training (Read 82 times)


    HHi y'all, new to forum.  I'm 70 years old.  I became very deconditioned , and since 3-4 years ago, I can't seem to make any progress.


    Currently, I walk-run 2 min/walk 1 every 2-3 days, and it's very hard to push beyond this.  My question is, should a rest more?  If so, what else to do on off days, ie hike, resistance.  Years ago I used to do resistance, then ruan after, but that was then ...


    Any suggestions very welcome.  My goal would be running a 5 k without rest ...


    Thank you


      I'd suggest really absorbing all the rest you can get right now because your age probably makes it harder for your body to recover itself. Over the weeks if you start to cut rest shorter and have less rest you can begin to progress, but you should only cut rest when you feel really good and in grade-A condition at the amount of rest you would be at before cutting rest. If you're worrying about pace or anything like that (you haven't said you are) then forget about it because where you are at, time on your legs is a better focus until you can get into good shape. It may take a while, but even at 70 years old you can accomplish some pretty damn good times. 70 year old guy ran 18flat in the 5k before.. if that's saying something. Good luck training!


      Pace Prophet

        You don't say how long your run/walk sessions are, or what you mean by "it's very hard to push beyond this".  Do you mean that you can't lengthen the distance, that you can't decrease your walking ratio, or that you can't do it more than every 2-3 days?


        In general it is difficult to improve if you're not doing enough to trigger a training effect.  If you're only running 2-3x/week, try every other day, which would be 3 or 4x/week.  If you're only running 2 miles, increase a weekly run to 2.5, and then to 3; if you're running 3 miles, increase a run to 4.  If this is difficult, turn one of the run/walk sessions into a brisk walk. It's better to run/walk 2x and walk once, than to only run/walk 2x.


        Make sure your run portions of your exercise are run at an easy pace.  Don't push it.  You shouldn't be out of breath - you should be able to talk with an imaginary friend, in short but complete sentences, while you run.  If you can't do this, slow down.


        If you're not doing any weightlifting/resistance exercises, this would be very good to do.  As we age we lose muscle mass, and regular strength training helps a lot.


        Good luck!

          I'm "only" 65, so just a kid....  Anyway, here's some random thoughts from my experience.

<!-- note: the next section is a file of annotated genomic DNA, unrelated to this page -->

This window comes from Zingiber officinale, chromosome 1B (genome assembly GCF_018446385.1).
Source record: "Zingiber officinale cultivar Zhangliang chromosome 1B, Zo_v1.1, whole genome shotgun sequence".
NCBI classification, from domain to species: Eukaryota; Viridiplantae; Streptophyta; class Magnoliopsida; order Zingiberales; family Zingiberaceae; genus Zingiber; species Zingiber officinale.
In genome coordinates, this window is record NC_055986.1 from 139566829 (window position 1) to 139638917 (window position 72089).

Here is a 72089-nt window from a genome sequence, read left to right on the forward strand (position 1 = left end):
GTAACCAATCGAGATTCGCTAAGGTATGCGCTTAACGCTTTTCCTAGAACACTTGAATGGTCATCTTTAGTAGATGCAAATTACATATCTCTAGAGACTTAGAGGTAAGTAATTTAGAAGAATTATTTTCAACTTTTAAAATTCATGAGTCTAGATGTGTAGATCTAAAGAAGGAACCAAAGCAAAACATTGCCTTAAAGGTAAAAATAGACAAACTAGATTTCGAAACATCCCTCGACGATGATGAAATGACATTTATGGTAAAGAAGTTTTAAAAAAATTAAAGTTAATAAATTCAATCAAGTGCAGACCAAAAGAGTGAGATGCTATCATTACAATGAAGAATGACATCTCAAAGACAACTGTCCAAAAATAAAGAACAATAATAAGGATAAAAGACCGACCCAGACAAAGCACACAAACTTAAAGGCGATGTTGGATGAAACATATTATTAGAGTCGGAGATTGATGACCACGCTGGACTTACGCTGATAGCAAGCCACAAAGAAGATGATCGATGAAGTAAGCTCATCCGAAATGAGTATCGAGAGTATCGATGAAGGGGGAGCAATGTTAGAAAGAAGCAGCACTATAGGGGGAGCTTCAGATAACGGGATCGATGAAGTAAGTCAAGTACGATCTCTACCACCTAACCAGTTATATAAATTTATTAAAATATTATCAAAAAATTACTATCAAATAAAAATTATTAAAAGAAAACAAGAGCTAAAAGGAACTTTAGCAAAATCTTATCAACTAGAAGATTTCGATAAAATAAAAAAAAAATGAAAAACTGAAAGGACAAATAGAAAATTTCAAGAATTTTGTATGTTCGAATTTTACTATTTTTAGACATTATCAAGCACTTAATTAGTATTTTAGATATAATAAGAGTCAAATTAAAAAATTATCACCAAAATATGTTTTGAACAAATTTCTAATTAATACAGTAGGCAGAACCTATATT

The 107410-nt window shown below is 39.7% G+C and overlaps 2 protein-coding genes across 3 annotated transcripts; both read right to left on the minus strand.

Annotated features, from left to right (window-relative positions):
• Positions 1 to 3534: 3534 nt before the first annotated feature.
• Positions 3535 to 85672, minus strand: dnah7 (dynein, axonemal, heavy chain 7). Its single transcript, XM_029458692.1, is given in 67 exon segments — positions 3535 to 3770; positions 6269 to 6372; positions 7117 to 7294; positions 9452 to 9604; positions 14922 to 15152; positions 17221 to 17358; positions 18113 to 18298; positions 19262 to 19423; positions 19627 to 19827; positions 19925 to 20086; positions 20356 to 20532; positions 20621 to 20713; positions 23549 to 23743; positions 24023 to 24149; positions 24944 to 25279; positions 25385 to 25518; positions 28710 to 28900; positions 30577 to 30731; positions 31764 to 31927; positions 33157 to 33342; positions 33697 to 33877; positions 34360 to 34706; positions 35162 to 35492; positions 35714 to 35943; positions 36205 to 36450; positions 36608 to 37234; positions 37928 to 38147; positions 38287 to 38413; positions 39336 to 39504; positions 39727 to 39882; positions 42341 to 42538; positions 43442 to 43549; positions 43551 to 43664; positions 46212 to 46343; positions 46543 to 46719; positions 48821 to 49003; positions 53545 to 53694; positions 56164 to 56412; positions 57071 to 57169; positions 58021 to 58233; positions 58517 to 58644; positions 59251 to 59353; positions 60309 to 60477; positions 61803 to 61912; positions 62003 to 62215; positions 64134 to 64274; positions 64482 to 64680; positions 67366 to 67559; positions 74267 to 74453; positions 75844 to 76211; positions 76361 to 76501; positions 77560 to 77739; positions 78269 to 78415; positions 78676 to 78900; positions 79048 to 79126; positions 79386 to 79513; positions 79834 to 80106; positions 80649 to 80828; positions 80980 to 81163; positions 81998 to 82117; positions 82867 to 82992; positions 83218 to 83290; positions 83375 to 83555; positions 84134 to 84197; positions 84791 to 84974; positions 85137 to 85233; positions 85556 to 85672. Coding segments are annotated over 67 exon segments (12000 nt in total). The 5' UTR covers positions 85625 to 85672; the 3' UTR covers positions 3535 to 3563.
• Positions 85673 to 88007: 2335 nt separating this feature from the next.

You could try running every day, or at least 5 or 6 days per week.  Conventional wisdom is for old farts to run every other day, but six days per week works for me.  Shorten the distance and/or slow down the pace until you can do the days per week.


          You could be on a plateau.  I was stuck at 30 MPW for over two years, then was able to jump up to 40 MPW.  Persistence will eventually get you past the plateau.


          Run real slow.  You should be able to carry on a conversation, speaking in full sentences without straining.  Your heart should not be pounding.  If that means walk ten minutes, run one minute, then that is what you do.  Get in your six days a week and work on increasing time until you can do a full half hour every day.  Then, and only then, work on more run/less walk.


          If you start feeling generally tired and run down, you are overdoing it.  Slow down and shorten your workouts until you feel better.


          More exercise requires more sleep.  When I'm at peak marathon training, I need an extra hour of sleep.  Not enough sleep, stress in your life, almost any medical condition will reduce your ability to exercise.  At my checkup the other day, I got three vaccinations.  My next run did not go well, and I had to take a day off.


          Speed work once a week is good.  Run hard for one minute, then walk until recovered.  Repeat five times.  Start with one minute running, and gradually build to two minutes.  Your effort level is hard, but less than a full out race effort.  You will not be talking during this workout.

            If it is in you to run a 5k, then you will run a 5k. Someone taught me that is all that is needed. If it is not in you...you will not do what is not in you. Period. All mental. The rest follows. That is all.

            In order to see the truth, sometimes you have to loose an eye.











            Old , Ugly and slow

              I agree that at 70 lifting is just as important as running.

              You need to give more detail about your  running.

              You should be able to run 3 miles if you have been running for a few years

              first race sept 1977 last race sept 2007


              2019  goals   1000  miles  , 190 pounds , deadlift 400 touch my toes